9. oh my gosh how beautiful your background is amazing we is just some white folks, I love history lessons and crane folding, i used to do alot of origami when I was little, Sign me up I am helping too, I will send you them in the mail, I am a perfectionist, so I promise I wont do you wrong!! I always help with wedding, usually with flowers hair and invites, but this will be super fun and new!! I think I am going to go to now

  10. ps....I learned how to make these bonsia's once, they are super fun, my mom was a florist, so I learned all kinds of weird things.

  11. I honestly hope you take up all the help offered to you by all these wonderful people who have left you comments. Not only will it make the job much easier but you won't have to stress over getting it all done before your wedding with all the other plans you have.

    This is such a beautiful and symbolic tradition I had never heard of and think it is truly amazing. I love what you plan on doing with all of them and can't wait to see the finished product.

    Love and Hugs ~ Kat

  12. Neat Dandy! I think that yes, it is in fact bridal torture, but the finished project is going to be amazing! And well worth the torture. I'd offer to help, but you'd get back a bunch of gold paper in the shape of manatees--my dexterity and patience is nil. Plus, they'd be slobbered on by Dee. And Bug would want to help, so you'd get some manatees with ladybug stickers on them. It wouldn't be pretty. Although a bonzai with ladybugs crawling on it might be pretty.
    Anyway, I think it's great that you are tying in your culture and B's culture. And OH MY GOSH, you're getting married in 5 weeks!!! I'm so so so excited! I hope hope hope you'll post photos-like a thousand of them. It's going to be so beautiful!

  13. Have I ever told you all how much I love your comments? Well I do.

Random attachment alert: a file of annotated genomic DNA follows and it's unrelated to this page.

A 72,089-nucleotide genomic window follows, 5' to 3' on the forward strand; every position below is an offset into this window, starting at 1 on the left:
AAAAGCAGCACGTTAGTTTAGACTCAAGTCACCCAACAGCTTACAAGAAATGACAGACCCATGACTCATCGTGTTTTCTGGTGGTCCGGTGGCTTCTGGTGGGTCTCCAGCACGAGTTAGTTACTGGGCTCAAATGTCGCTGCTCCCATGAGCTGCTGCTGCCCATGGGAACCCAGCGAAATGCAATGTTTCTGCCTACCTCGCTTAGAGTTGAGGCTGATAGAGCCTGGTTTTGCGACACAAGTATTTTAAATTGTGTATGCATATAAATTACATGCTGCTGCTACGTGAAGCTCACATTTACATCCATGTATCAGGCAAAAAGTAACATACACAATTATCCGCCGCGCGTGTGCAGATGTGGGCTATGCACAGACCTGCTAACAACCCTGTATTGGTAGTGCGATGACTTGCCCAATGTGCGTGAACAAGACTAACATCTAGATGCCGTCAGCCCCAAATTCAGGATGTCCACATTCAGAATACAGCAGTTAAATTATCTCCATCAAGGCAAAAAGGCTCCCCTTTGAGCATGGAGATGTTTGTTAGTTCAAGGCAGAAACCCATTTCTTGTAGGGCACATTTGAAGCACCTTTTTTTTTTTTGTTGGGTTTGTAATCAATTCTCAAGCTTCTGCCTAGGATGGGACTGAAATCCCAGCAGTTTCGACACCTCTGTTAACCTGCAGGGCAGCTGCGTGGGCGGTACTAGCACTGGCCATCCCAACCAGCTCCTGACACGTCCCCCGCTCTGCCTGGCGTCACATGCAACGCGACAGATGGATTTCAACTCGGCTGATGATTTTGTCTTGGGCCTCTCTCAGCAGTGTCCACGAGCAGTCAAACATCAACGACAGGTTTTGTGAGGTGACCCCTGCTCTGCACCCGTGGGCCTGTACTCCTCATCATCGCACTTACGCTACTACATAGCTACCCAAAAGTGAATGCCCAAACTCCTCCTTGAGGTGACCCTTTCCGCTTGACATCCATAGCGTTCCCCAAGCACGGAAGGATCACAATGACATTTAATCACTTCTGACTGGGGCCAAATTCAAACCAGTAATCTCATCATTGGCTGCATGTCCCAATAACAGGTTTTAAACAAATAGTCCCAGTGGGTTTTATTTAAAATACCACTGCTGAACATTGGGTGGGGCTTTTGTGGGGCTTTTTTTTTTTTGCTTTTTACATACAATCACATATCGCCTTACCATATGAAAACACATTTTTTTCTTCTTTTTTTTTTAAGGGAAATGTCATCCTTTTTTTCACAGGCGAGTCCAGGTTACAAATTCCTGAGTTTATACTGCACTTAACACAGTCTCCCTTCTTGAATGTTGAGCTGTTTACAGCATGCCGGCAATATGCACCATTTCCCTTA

We are actually getting married in 3 months and 8 days to be exact. But I have to ship it 2 months ahead so he can make it and ship it back.

    And I really didn't post this to coerce you all into helping me. But I'm seriously not above asking for help when I need it... most of the time. And I'm totally into sending thank you gifts!

    Rambling Housewife, I couldn't find your email, but I really did enjoy looking thru your posts :)

    Jana, I so wish you were closer and could help me plan, I've seen what you can do?!

  14. Yikes! 1001, you would have crane cramped hands!! I can't wait to see the finished bonzai, though.

  15. I was thinking about that earlier--that it can't be 5 weeks til the big day, because the guy still has to make the bonzai. Big sigh (of disappointment from me that I have to wait so long for photos and of relief for you that you still have time to plan). :O)

  16. Looks like fun but I'm in wedding limbo at the moment since I'm not sure if your date is really October 25th or not. I would totally offer to help if I wasn't so clueless!! It's going to be gorgeous when it's complete.

  17. What a lovely, lovely idea. Tedious or not. Your wedding will be so perfect.

  18. Wow, that is so neat. Wish I could help but paper airplanes wouldn't work I'm afraid. Someday I'll post about how I got henna tatoo for my wedding and something comical that happened to me!